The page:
Malicious hackers love this port because it is very easy to gain entry to another person’s Windows computer when the file and print sharing option is activated without a password protecting it. If you are not using file and print sharing for anything then I strongly urge you to make sure it is disabled in the networking options. If you are on a connection that is online 24/7, such as cable or DSL, and file and print sharing is enabled without your knowledge and your system has no firewall, then sooner or later you will be hacked. Here are some directions on where to go so that you can check and see if file and print sharing is disabled…

    To enable/disable file and print sharing on Windows 9x:

    1. Go to Start, and then to Settings, then press Control Panel.
    2. Double click on the Network icon.
    3. In the Network window that pops up click File and Print Sharing at the bottom.
    4. Make sure both boxes are de-selected then press OK, then Ok again.
    5. Reboot your computer only if the boxes were checked.

    To enable/disable file and print sharing on Windows NT/2000:

    1. Go to Start, and then to Settings, then press Control Panel.
    2. (Windows 2000 Only) Double click Administrative Tools.
    3. Double click Services, then Server.
    4. Select Disabled for Startup Type, then click Apply, then OK.

    2.9 File Security
    Ever had some files on your computer that were very important and you just wanted to keep them safe or out of reach from your curious family members? Did you ever have a file that you wanted to make sure was practically unrecoverable from your computer? Well, securing your data can be very useful when you are on a computer that someone else has or could have access to. You don’t want some stranger roaming through or editing your files while your gone. Providing yourself with this type of file protection can be done in a few ways.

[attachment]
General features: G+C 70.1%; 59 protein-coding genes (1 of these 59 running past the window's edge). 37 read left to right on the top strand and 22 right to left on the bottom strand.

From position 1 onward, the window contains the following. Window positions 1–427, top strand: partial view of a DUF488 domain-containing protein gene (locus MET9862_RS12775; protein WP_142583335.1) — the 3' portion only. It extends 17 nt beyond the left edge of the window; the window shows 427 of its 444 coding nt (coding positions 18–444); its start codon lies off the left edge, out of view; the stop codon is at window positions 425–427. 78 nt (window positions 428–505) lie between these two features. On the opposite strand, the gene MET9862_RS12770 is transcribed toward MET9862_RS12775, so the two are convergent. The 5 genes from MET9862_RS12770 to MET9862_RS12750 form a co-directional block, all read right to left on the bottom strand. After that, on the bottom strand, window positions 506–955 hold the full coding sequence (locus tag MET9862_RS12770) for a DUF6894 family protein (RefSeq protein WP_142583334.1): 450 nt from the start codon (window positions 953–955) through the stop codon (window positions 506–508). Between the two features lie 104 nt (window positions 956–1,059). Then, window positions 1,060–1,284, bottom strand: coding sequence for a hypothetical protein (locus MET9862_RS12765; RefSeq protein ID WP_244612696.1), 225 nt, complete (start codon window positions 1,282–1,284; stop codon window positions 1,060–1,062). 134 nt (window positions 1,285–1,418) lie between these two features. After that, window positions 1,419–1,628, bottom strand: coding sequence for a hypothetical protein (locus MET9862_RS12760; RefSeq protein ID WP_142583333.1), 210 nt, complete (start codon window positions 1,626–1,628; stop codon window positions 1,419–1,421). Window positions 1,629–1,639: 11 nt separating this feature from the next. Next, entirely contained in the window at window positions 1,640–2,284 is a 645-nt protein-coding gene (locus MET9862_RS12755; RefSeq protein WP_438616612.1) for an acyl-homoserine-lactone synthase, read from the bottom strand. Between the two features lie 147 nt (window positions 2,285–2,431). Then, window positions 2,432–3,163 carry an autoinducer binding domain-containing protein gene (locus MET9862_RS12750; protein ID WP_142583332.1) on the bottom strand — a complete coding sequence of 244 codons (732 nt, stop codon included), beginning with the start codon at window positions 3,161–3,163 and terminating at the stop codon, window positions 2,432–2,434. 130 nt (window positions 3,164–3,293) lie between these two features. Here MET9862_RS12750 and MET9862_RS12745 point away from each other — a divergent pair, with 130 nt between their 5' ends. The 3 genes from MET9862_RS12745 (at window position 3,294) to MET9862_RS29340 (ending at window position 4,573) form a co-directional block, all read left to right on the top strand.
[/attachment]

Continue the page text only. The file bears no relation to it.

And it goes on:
Every Windows file has certain attributes that give the operating system or software information on how the file is to be used. These attributes themselves can give the files their own type of security. When you right click on a file and go to “properties” you will notice at the bottom that the file has certain attributes named Read-only, Archive, Hidden, and System. When selected, these options perform the following functions:

    Read-only- when this option is checked, the file will be readable but unable to be modified.
    Archive- this option indicates that the file has been changed or edited since it was last backed up.
    Hidden- this option means the file is hidden from normal directory searching.
    System- system files are normally used by the OS. Do not edit or delete them unless you are advanced.